The trend for Big Data is one of the current buzz movements with HR being encouraged to embrace every element of big data analytics. A Towers Watson survey of more than 1,000 organizations last year found HR data and analytics to be among the top three areas for HR technology spending.
Benefits of Big Data to HR
In theory, Big Data allows HR management and executives to make more effective and informed decisions. Identifying, analyzing and responding to employee activities and performances allows organisations to gain greater insight into employee practices, motivation and overall engagement. This will lead to better hiring decisions, higher retention levels, a greater ability to assess training needs, support succession planning, identify areas of potential attrition, and finally measure the effectiveness of training initiatives.
This mass of strategic data can help employers and hiring managers identify future employment and employee trends within their organisations, to better manage the workforce. The bottom line is big data is a fantastic opportunity to accumulate information on which to base strategic management decisions related to the talent pipeline.
At a recent HR Influencers Workshop hosted by Andy Campbell, HCM Strategy Director, Oracle, the discussion centred around the overall effectiveness of big data. I confess to being sceptical. The reason for this is that big data is subject to human implementation. And in the whole process, different interest groups will have a different “why?” Whose interests are being served? What are the business objectives? Very often commercial imperatives will not be the same as those of the employees, communities, national or sector interests. We see this with AirBnB and Uber.
Big data also takes no account of the human inclination to a cherry pick and choose the bits that suit them best. As an employment lawyer reviewing a contract I submitted recently said “Whose interests do you want me to protect?”
Big Data and Gender Balance
Nowhere is this more apparent than in the area of my special interest, that is of gender balance and diversity. Despite the overwhelming business case for diversity in organisations, not only are the statistics remaining static, but there is growing evidence that there is even something of a backlash against these initiatives.
Research from JUMP and Axiom Consulting would suggest that far fewer men are open to supporting gender balance initiatives than was hoped for.
” Executives and senior managers are generally more supportive and active, whereas middle managers are not. Active engagement from those who favour gender equality comes mainly from the top of the organisation (39%) rather than the employees (12%). The men who are the most resistant to more gender equality are employees (43%) and middle managers (33-36%), in particular men who are between 30 and 40 years old (40%)”
David D’Souza Head of London & Head of Engagement, CIPD, commented in the HR Influencers workshop, that this age group is the very one where men “settle down, start families and take-on mortgages. They become more conservative at this point in their lives.” Read: The angry white male is not who you think Further research from HBR carried out amongst millennials the US suggests:
“.. aserious concern that unless something is done soon to change Millennial men’s attitudes toward women, these men ascending to the C-suite may hinder — rather than advance — current efforts to reduce the discriminatory effects of gender bias.”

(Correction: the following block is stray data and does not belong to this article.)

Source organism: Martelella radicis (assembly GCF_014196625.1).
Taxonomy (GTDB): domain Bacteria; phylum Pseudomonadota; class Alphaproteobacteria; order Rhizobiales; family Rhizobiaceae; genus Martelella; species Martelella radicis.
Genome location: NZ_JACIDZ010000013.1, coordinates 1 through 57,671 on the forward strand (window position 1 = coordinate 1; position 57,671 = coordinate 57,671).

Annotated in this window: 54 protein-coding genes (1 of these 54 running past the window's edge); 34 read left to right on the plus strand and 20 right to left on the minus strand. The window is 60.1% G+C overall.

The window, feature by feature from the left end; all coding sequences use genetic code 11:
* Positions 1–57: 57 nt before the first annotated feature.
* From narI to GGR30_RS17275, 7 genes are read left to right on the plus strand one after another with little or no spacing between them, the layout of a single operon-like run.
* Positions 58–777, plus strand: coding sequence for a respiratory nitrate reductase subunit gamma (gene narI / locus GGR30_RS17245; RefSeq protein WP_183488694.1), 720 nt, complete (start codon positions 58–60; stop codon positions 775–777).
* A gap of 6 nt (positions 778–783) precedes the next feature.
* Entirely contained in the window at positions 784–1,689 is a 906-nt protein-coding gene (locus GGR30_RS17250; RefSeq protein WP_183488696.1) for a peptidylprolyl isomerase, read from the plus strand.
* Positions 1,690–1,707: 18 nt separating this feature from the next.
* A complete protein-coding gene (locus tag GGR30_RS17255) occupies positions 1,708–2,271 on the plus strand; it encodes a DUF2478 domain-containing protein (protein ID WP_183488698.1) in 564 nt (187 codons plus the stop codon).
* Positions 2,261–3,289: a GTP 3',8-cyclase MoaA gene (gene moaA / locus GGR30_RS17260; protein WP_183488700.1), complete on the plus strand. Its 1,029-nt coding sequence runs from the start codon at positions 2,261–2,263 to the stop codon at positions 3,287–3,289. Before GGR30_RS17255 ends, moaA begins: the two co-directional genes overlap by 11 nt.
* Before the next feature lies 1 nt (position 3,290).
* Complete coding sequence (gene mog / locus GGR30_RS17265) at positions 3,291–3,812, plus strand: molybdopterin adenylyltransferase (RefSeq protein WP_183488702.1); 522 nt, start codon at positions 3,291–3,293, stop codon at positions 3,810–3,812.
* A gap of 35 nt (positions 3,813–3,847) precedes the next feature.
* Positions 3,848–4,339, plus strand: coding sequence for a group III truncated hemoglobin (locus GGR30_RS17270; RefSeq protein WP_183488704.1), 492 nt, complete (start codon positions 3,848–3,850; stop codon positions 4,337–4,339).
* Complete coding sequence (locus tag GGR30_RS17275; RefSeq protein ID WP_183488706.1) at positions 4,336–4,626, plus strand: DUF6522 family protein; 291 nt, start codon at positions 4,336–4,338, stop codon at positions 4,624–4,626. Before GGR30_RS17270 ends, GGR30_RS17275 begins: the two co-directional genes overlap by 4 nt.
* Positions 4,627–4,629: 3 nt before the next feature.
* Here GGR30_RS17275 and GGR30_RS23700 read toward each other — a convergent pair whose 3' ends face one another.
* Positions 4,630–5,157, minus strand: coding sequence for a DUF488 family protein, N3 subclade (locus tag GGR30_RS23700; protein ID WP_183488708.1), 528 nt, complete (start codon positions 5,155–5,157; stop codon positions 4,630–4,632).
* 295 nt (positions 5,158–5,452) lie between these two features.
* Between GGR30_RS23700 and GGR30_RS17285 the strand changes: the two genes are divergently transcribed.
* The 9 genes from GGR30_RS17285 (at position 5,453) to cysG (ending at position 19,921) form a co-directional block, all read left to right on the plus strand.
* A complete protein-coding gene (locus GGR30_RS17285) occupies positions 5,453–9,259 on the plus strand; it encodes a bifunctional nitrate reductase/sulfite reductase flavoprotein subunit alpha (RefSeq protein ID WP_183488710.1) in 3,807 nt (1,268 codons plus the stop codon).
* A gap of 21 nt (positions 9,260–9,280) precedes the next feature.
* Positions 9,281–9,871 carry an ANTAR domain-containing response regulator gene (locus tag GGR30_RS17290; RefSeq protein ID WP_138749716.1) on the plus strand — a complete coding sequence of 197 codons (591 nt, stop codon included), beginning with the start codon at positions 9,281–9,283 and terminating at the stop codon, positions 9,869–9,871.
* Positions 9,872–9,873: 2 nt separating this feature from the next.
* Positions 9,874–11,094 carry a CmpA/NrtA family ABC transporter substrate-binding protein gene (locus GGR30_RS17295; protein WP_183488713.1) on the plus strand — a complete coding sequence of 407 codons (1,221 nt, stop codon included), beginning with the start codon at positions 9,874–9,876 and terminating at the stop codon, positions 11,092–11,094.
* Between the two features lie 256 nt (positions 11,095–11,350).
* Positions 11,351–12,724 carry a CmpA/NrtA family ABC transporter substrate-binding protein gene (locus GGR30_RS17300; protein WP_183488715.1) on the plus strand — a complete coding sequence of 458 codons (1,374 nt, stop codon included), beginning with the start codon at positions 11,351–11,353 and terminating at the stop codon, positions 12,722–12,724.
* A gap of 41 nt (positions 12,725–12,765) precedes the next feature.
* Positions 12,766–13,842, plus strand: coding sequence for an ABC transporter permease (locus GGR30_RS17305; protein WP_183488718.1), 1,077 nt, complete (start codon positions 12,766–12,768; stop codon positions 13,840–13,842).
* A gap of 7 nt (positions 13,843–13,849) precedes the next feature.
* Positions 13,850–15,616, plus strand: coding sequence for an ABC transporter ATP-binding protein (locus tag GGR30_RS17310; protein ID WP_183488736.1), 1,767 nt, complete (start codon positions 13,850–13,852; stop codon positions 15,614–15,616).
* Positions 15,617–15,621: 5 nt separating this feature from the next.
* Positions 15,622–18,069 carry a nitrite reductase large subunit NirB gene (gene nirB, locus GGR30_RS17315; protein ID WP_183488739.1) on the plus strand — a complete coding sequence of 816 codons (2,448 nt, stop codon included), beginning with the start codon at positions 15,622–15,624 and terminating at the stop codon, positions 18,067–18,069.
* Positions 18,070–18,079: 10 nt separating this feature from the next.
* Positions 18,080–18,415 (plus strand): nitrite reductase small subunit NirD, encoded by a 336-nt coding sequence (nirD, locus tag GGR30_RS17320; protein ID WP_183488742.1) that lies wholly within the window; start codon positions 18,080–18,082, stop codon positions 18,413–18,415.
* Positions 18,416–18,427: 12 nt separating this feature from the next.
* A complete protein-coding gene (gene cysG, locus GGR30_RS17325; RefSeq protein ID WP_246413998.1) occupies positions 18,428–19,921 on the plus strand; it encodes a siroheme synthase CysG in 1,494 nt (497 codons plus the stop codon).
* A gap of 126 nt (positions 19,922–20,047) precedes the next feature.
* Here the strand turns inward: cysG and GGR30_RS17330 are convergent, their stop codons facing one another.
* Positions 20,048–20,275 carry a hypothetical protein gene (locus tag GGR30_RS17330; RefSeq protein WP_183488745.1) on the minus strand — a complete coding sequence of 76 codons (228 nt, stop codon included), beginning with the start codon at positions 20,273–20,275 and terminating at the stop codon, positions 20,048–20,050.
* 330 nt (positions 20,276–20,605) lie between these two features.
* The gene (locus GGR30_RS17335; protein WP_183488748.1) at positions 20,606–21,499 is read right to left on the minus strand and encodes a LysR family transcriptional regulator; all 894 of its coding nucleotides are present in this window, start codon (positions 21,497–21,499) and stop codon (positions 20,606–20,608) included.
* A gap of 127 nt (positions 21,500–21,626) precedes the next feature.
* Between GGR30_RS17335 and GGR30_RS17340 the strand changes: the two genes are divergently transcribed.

Unconscious bias training
You would think that this would be an education issue then? Unfortunately, it seems there is also a negative reaction towards diversity or unconscious bias training. Research cited in the Harvard Business Review, Why Diversity Programs Fail by sociologists from Harvard University and Tel Aviv University, indicates that mandatory diversity training is not only ineffective but can actually produce negative results.
I have certainly encountered this personally. Even with diversity and gender balance training sponsored by a company President, the resistance within the group, came from the exact demographic referenced in the JUMP/Axiom Report. Factor in reduced engagement and interest from younger and more junior age groups, the picture is quite bleak. I have also participated in initiatives to encourage the involvement of men. When these projects are voluntary, the engagement is sadly luke warm.
The HBR researchers also found that talent management strategies such as skill and strength tests, even led to declines in the number of women and minorities in the companies’ workforces over time. “Managers don’t like being told who they want to hire, so they often distribute tests selectively,”
So it looks like we’re caught between a rock and a hard place. Big data points to the overwhelming business value of gender balance and diversity programmes. But there are very strong indications that the big data recommendations are being ignored by the very layers of organisations tasked with every day implementation of these initiatives. Recognising that this is rooted in unconscious bias, attempts to create awareness, is sabotaged or ignored.
When my son was a toddler he was resistant to wearing new clothes, so we had to leave new outfits on his bed until he finally got used to the smell and feel of them. Until they felt familiar and safe. Is this what organic change is about, a century long process to overcome resistance to change? It looks as if we are going to have to devise small group coaching programmes to literally coax multiple generations of the value of this big data!
With big data, the big danger is that everyone interpreting it has a different “why.” It’s all down to whose interests get priority and the human element.